Somewhere between Jacks and Shade Mountain, there is a long lane lined with chicory, blackberries, milkweed, and orange daylilies. Back the lane, four more Black Capped Chickadees have fled the nest box. That is seven from that box this year.

At least two toads have climbed onto the deck this summer. You have to appreciate a toad with some ambition. Who knows what else climbs up there when no one is looking? We know of at least one other critter because he left his skin beside the door step. (Mom did not appreciate this). That reminds me, there was a garter snake in the compost bin. It is always fun to find creatures in unexpected places. While walking the property line, I found a Red Eft. He shows off a brilliant color in contrast to the surrounding dark colors of leaf mold and bright greens of moss. I followed him for a short distance before he disappeared under a rotting log.

A new shade garden is developing along the treeline above the vegetables. Hosta (Pacific Blue Edgers) and Coral Bells (Electric Plum) are adding new colors mixed in with the Mountain Laurel and Redbud tree. The deer have left the Hosta’s alone, so far. But something is eating the tomatoes. I may be trapping some critters.

I did overnight near the garden in hopes of learning something new about what is happening in the dark. Hoping for some visitor or at least a strange noise. But it is difficult to hear anything or to know what is going on around you while sleeping. I did listen to a Green Frog and watch Lightning Bugs until I fell asleep. And I did wake to a wonderful dawn chorus that had so much sound going on it was difficult to identify any of it. But I am telling myself that there were some new chickadees singing in that choir.

There was a nest of White Faced Hornets in a rhododendron bush. Something ripped it out one night and appeared to empty the contents, leaving an empty shell. The same night (one week after my overnighter) something tipped over the burn barrel. Maybe that is some new form of rural entertainment. Cow tipping is out, barrel tipping is in. More likely, we have another bear. While I would like to thank him for disposing of those hornets, I wish he would have put the barrel back the way he found it.

A Bear and Three Little Birds

Somewhere between Jacks and Shade Mountain three little birds are sitting in a nest of moss lined with dog hair. Sounds like a Bob Marley song but these are chickadees that recently hatched in a nest box.

On Memorial Day we checked them out. It was also a good day to sit on the deck, hang a hammock, and practice fly casting. It smelled like bratwursts and tasted like Mom’s home brew.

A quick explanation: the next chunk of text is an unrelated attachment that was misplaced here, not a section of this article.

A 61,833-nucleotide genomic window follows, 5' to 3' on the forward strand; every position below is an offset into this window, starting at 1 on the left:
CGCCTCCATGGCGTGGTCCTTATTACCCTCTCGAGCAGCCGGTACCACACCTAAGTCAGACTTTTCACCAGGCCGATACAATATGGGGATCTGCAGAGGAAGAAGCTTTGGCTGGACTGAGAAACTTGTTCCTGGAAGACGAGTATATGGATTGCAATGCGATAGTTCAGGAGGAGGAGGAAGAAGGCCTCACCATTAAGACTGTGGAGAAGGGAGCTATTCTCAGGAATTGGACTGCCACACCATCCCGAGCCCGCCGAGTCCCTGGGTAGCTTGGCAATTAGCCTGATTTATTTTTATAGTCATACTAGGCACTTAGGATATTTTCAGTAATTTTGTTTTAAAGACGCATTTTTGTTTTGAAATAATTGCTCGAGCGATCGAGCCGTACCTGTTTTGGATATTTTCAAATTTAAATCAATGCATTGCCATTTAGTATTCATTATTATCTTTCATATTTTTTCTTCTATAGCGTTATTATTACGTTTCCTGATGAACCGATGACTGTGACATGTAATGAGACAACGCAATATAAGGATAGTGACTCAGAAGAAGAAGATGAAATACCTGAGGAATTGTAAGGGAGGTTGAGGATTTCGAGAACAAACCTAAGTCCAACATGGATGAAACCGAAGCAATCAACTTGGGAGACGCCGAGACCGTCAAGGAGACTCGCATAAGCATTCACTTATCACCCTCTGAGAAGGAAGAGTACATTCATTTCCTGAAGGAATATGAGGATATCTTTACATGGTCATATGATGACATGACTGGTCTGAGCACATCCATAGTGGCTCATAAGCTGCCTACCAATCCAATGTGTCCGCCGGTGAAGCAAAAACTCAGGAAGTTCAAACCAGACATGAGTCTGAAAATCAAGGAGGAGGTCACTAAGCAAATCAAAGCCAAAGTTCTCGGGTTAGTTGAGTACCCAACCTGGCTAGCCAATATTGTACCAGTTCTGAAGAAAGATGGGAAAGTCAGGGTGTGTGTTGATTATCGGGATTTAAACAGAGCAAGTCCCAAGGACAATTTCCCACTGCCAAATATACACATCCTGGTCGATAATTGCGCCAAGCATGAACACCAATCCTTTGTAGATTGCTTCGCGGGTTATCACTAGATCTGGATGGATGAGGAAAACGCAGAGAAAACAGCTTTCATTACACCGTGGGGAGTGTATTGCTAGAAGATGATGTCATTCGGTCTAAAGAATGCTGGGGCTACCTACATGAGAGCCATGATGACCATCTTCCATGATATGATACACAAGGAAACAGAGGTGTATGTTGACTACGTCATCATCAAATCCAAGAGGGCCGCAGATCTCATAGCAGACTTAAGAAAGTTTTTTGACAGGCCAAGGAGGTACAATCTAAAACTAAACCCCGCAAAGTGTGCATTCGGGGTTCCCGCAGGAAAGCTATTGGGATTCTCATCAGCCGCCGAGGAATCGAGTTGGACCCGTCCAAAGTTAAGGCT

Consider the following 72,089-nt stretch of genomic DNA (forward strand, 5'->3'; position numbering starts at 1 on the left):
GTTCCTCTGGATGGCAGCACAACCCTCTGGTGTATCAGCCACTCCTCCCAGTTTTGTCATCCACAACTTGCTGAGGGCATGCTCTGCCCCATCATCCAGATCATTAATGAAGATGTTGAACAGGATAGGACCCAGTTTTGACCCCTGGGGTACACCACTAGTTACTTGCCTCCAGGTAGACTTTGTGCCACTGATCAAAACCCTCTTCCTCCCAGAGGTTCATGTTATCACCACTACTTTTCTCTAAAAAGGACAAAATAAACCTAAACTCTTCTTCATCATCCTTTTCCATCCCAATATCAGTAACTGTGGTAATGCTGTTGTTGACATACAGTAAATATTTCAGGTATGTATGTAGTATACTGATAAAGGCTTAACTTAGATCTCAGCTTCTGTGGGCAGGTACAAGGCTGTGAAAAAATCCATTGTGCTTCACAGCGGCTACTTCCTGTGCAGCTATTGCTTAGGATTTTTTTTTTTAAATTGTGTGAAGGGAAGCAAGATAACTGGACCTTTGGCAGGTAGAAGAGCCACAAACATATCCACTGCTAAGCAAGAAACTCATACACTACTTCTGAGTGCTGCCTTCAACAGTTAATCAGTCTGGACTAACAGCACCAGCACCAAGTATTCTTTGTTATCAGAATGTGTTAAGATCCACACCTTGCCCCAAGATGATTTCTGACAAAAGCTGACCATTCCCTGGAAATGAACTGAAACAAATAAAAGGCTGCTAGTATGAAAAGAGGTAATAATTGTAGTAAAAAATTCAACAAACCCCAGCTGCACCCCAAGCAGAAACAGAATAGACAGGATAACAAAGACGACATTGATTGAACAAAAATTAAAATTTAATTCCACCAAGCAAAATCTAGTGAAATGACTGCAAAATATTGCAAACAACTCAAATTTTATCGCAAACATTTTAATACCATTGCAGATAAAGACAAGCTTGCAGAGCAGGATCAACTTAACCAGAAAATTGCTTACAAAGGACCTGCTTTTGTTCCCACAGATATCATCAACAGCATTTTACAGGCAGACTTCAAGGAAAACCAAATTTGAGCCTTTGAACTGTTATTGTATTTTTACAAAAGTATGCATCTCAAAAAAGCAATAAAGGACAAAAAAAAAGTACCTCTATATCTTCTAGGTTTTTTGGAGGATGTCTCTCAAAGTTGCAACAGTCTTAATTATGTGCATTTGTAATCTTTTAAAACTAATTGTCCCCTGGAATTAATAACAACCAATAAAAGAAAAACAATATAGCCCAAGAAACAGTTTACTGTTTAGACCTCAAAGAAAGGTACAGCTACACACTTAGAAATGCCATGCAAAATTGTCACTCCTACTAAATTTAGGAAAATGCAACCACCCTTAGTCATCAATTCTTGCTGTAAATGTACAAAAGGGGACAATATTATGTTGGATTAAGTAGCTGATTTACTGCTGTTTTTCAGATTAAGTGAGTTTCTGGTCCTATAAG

Everything is growing. Both things we want to grow and many things we do not. At the top of the list of things we don’t want is poison ivy. It appears we are surrounded by it. Some trees that border the yard will need to come down as well. I have started to mark some trees as keepers and others to be thinned. There is an abundance of Tulip Poplar, Sassafras, a variety of oaks and maples and evergreens that are just popping up out of nowhere. There are berry bushes that I hadn’t noticed before.

The lettuces are about finished and the sweet potatoes just went in. Mom has been pulling and clipping from the herb garden to brew tea. I just planted another Redbud and am hopeful it takes as well as the first one did. The Serviceberry, the Flowering Plum, and a Colorado Blue Spruce all seem to have a good start also.

Wild turkeys are becoming more visible. Early in the month, I heard them flying into the roost. Past weeks I have found hens on the ground. I hope they are on nests or already raising poults. I have been finding spotted salamanders and wood frogs and American toads. The primary amphibian song has been from Gray Tree Frogs. Numerous birds have been singing.  Notable songs have included catbirds, the wood thrush, and the parents of newborn chickadees. Other birds just seem to be yelling at me. I can’t blame them, things have been inconsistent at the bird feeder. Only the hummingbirds have been happy. A bear bent the initial stake that is used to support the feeders in the air. After strengthening the rig and rehanging the feeders, the bear climbed the tree to bend the pulley from the tree. One day, Mom found him in the yard. Anyway, that bear is presenting a good challenge. If you see that bear before I do, let him know – challenge accepted.